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Foreign interference has occurred throughout U.S. history and likely will continue in the future. Russia seems to have advanced its information efforts in recent years, and we suspect other countries will try to emulate these practices. We offer three recommendations for how to start designing responses to these existing and emerging threats that target U.S. democracy. In future volumes of this series, we will present results with more-specific recommendations for responding to these foreign information efforts.

A Holistic Strategy Is the Optimal Response to Information Efforts by Foreign Countries

During the Cold War, Secretary of State Lawrence Eagleburger recommended a “balanced approach” to Soviet information efforts that neither ignores the threat nor becomes obsessed with it (Eagleburger, 1983). Our assumption is that reflexive control theory is part of the intellectual basis for Russian efforts targeting U.S. elections. The unit of analysis of this theory is broad, spanning the entirety of U.S. society and any particular piece of online content, social media platform, or individual consumer. We recommend that any defensive strategy account for the complex relationships among the production of falsehoods, how others distribute content (particularly online), and the impacts of this content on consumers.

Any Defense Should Anticipate Those Who Are Likely to Become Targets of These Efforts

We believe that a key goal for information efforts is to alter people’s perceptions to amplify a view of “us versus them,” with political paralysis as the ultimate goal. Social or political issues tied to identities (such as race, gender, social class, or political affiliation) that hold meaning for people are useful starting points because false content tied to these characteristics might elicit strong reactions (Marwick, 2018). We suspect that foreign efforts will likely produce content that plays on these identities in an effort to amplify differences and deepen preexisting fault lines in U.S. society. Thus, we recommend developing strategies that anticipate which subgroups are most vulnerable to such efforts without publicly shaming these groups or targeting specific individuals.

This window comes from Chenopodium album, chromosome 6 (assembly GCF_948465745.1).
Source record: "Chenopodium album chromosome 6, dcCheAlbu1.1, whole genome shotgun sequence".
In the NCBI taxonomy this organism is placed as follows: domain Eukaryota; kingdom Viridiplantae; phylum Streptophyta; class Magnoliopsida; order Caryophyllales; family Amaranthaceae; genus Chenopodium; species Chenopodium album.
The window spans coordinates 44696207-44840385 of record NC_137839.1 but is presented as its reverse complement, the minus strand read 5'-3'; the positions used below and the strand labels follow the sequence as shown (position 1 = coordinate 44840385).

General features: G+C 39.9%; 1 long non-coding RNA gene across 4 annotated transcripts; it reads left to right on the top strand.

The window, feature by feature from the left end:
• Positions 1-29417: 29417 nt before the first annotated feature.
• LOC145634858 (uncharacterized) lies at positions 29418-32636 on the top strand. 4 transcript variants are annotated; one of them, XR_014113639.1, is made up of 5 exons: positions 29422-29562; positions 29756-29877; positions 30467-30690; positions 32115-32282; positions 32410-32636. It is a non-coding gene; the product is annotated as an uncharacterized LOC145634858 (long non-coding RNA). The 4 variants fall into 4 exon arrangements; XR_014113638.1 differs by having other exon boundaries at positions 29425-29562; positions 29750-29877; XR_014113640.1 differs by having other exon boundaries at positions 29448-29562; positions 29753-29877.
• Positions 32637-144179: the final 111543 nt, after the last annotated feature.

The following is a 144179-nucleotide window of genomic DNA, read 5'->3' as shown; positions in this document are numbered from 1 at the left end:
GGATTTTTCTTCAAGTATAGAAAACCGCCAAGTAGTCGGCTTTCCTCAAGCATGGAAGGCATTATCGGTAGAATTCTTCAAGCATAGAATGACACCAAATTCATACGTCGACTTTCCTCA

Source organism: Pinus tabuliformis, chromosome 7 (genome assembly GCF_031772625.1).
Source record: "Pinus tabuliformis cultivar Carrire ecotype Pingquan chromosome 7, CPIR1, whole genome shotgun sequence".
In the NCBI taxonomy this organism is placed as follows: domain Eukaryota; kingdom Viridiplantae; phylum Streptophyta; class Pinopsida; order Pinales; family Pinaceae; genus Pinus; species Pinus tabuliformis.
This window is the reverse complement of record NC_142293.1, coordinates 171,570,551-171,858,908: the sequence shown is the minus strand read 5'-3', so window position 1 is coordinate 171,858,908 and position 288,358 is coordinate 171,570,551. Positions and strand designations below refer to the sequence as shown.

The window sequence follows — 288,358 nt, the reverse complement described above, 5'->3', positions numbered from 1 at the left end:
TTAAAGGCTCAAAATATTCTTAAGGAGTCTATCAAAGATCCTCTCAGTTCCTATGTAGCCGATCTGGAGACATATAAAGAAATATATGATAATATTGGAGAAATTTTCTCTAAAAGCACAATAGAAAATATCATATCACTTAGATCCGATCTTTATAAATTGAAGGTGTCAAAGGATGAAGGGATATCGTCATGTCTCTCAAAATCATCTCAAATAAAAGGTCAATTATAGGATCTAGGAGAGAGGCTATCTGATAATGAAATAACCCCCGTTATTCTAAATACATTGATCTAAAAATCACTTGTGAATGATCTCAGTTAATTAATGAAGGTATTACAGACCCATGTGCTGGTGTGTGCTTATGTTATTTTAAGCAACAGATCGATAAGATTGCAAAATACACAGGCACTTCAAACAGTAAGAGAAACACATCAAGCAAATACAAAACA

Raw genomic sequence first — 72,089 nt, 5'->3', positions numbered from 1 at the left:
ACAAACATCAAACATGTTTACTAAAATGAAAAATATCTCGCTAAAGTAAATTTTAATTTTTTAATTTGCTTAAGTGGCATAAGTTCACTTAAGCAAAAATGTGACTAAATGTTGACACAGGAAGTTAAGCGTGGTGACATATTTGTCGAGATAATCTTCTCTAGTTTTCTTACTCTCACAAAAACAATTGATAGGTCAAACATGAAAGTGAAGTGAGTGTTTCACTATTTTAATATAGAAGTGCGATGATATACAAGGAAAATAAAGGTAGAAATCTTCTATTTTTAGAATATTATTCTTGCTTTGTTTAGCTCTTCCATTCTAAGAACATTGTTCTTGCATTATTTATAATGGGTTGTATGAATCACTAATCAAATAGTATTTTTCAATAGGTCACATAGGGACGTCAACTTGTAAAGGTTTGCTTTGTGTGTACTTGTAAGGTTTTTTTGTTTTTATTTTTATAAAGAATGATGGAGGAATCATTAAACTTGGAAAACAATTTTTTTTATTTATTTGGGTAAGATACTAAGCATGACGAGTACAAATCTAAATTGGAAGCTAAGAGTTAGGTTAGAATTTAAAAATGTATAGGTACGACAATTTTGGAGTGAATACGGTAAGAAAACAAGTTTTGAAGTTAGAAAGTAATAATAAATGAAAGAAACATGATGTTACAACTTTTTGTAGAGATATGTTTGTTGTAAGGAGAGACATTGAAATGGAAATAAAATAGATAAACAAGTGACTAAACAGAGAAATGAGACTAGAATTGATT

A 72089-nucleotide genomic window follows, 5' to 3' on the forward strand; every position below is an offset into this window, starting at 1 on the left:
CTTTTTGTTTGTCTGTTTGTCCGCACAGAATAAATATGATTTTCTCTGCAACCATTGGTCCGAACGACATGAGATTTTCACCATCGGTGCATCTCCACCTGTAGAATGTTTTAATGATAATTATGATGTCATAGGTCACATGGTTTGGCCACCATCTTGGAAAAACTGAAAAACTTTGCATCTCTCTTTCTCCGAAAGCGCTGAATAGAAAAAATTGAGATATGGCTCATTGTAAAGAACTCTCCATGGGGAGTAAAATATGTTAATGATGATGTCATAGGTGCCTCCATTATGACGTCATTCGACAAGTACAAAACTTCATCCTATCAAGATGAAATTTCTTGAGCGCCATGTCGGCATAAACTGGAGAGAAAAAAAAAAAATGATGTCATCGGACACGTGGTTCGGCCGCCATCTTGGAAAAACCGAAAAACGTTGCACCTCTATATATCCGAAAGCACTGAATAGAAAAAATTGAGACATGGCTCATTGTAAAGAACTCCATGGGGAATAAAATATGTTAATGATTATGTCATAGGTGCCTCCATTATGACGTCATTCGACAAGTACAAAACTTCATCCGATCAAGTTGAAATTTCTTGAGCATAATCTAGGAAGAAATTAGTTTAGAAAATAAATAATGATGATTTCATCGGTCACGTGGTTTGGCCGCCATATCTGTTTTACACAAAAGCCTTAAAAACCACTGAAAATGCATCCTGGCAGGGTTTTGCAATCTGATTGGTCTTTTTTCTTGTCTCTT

Any Response Should Attempt to Protect Potential Targets Against Foreign Information Efforts

The antidote to manufacturing intergroup conflict is convincing people that they have more in common with those who are different from them than they might believe at first glance. We recommend collecting, analyzing, and evaluating preventative interventions to protect people from reacting to falsehoods meant to divide the country (e.g., public campaigns that emphasize shared interests of Californians, public warnings about broader information efforts by foreign adversaries, or media literacy programs for subgroups that are potential targets).

In conclusion, democracy depends on citizens finding consensus with people whom they might view as different from them. Foreign adversaries have made attempts at undermining the formation of this consensus and will continue to do so. There is a logic to these attempts. The best defense is a holistic approach that accounts for the preexisting fault lines that exist within U.S. society.

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Source: From Consensus to Conflict: Understanding Foreign Measures Targeting U.S. Elections | RAND

Robin Edgar